Editorial: Gavin Newsom tries to punch up California’s response to homelessness. Again

Gov. Gavin Newsom, center, along with San Diego County Supervisor Nathan Fletcher, left, talk with a homeless man outside San Diego City Hall during the annual point-in-time homeless count on Jan. 23.
Gov. Gavin Newsom, center, along with San Diego County Supervisor Nathan Fletcher, left, talk with a homeless man outside San Diego City Hall during the annual point-in-time homeless count on Jan. 23.
(Howard Lipin/The San Diego Union-Tribune)

It was refreshing to hear the urgency in Gov. Gavin Newsom’s voice Wednesday when he talked about how homelessness has engulfed the state of California. To show how seriously he took the issue, he let it take over almost all of his State of the State speech to a joint session of the Legislature.

Newsom has already demonstrated that he gives homelessness high priority. He has pumped more than $1.5 billion into emergency funding for homelessness programs over the last two years, set up a high-profile task force on homelessness, and recently dispatched mobile housing trailers to Los Angeles County and Oakland. But as the governor learned in his first year, simply throwing money and other resources at the problem won’t guarantee progress.

That’s because there are larger forces that have long been at work to both increase the number of homeless Californians and crimp the state’s ability to house them. In his speech, Newsom did a good job of laying out some of those factors. But he didn’t offer ways to solve such entrenched problems as the displacement that gentrification has wrought in lower-income communities or the institutional racism that has played a part in making African Americans a whopping 42% of the homeless population in Los Angeles County.

But he did offer sensible solutions designed to speed up the process of housing and sheltering people. Local governments should welcome his offer to make 286 state properties available for that purpose, given that some of the biggest impediments to setting up housing for homeless people involve finding available government-owned property and then going through the red tape of actually obtaining that property. And he rightly wants to exempt shelters and permanent supportive housing across California from time-consuming and unnecessary environmental reviews, as the Legislature has done for the city of Los Angeles.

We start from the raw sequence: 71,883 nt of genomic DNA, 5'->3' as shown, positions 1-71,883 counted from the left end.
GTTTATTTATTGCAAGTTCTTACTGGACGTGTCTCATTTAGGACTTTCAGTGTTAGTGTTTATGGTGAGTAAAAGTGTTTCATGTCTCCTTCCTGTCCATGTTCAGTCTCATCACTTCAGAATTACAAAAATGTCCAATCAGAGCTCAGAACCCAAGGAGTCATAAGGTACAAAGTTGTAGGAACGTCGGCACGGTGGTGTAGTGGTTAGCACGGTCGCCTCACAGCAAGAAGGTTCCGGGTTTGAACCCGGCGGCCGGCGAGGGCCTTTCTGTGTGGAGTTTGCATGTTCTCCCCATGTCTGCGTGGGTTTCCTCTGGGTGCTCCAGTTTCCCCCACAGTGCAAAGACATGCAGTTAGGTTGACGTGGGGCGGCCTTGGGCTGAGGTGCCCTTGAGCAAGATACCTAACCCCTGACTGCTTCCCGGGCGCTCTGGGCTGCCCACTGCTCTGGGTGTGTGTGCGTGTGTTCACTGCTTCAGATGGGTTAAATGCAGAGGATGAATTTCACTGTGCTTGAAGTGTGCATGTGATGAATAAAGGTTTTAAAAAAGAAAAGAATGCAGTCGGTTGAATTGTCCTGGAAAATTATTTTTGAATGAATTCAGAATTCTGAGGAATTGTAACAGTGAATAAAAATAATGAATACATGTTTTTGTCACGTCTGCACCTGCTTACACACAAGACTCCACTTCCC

He also wants to compel local jurisdictions to be more accountable for their spending on homelessness. The best idea he offered is to curb the frustrating practice that counties have of sitting on tens of millions of dollars that they’ve been allocated for treatment and housing for mentally ill homeless people. We have urged that more of these funds be spent. Newsom warned counties, “Spend your mental health dollars by June 30, or we’ll make sure they get spent for you.” Bravo.


The governor understandably wants to set up metrics to judge what counties are accomplishing with all the state money they get. But his proposal to create a unified homelessness data system for the whole state seems like pie in the sky — the Los Angeles Homeless Services Authority is finding it daunting to set up a database just of available housing units for homeless people in L.A. County.

Newsom rightly acknowledged that the root cause of the state’s homelessness crisis is its failure to build enough housing, and that the only fix in the long run is to “massively” increase home construction. But while he vowed to work with lawmakers to pass reforms that will make it easier to build multifamily housing near transit and city centers, his speech was woefully vague on what those reforms might look like.

Newsom has been calling for a huge increase in housing construction for years now, since well before he became governor. Yet to date, he’s had no success persuading lawmakers to agree on any meaningful legislation to overcome local governments’ resistance to building homes more densely and closer to workplaces and transit hubs. So while we welcome the governor’s efforts, he’ll need to either intensify his arm-twisting or offer a way to vastly increase housing supplies that’s more appealing to local officials.

And one of Newsom’s ideas for how to help severely mentally ill homeless people — changing conservatorship laws to make it easier to get them off the streets — just seems unwise. Although we have supported one law he mentioned — Laura’s Law, which allows courts to order severely mentally ill people into assisted outpatient treatment under certain circumstances — we have misgivings about forced care. And as Newsom noted, making housing and treatment available is a bigger issue than any problems with conservatorship law.

Still, the governor’s determination and focus on the homelessness problem is key. The state needs to follow Newsom’s lead and marshal its resources toward getting people housed faster and spending funds more efficiently while it wrestles with the bigger issues that are making this problem so hard to solve.